At the high end of our budget range, on the other hand, your possibilities expand. You might still end up with a single 30-second video, depending on the complexity of your project. But you could also explore 60-90-second videos. One of the advantages of these longer pieces is they can be broken down into shorter versions and adapted to varying social media platforms (think a vertical format for Instagram and TikTok and a horizontal format for Facebook).
Two rounds of revision on the final product is standard for animations. Honestly, you won’t get much more than that with a $25,000 budget. And that very well may be all you need!
If you want more in-depth feedback opportunities, a higher budget is the way to go. You’ll still likely have two rounds of revision, maybe three. But these rounds won’t just be on the final product. You’ll also have the chance to provide feedback at key project phases. This could look like three rounds of script edits, two rounds of storyboard revisions, and so on.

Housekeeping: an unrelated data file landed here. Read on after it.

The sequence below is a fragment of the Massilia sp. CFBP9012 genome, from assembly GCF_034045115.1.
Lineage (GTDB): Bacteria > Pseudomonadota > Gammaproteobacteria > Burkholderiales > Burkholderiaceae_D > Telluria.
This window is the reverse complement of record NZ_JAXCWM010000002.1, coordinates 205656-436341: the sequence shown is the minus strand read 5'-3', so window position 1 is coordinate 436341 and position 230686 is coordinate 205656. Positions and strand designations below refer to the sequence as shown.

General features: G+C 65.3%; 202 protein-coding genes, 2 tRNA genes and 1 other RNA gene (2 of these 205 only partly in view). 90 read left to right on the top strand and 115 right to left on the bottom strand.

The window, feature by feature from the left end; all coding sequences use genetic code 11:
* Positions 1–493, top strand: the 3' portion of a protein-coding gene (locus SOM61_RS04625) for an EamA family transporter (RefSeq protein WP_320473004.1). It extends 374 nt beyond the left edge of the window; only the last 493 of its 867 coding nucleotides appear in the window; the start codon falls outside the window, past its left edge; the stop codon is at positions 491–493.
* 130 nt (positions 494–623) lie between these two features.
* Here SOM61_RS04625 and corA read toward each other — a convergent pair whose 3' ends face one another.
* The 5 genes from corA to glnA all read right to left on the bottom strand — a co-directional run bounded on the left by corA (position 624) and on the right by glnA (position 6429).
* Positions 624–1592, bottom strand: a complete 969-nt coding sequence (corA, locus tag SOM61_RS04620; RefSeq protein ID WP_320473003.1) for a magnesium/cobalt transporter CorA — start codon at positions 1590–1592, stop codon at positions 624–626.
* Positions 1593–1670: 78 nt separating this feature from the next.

Your Animation Budgeting Shortcut
Clearly there’s no shortage of factors that impact the kind of investment required to get an effective final animation. And each of these factors is important to consider in its own right. If you’re still at a loss for how to plan for your animation budget, there’s a formula you can play with to arrive at an appropriate figure that gets you the most value for your investment.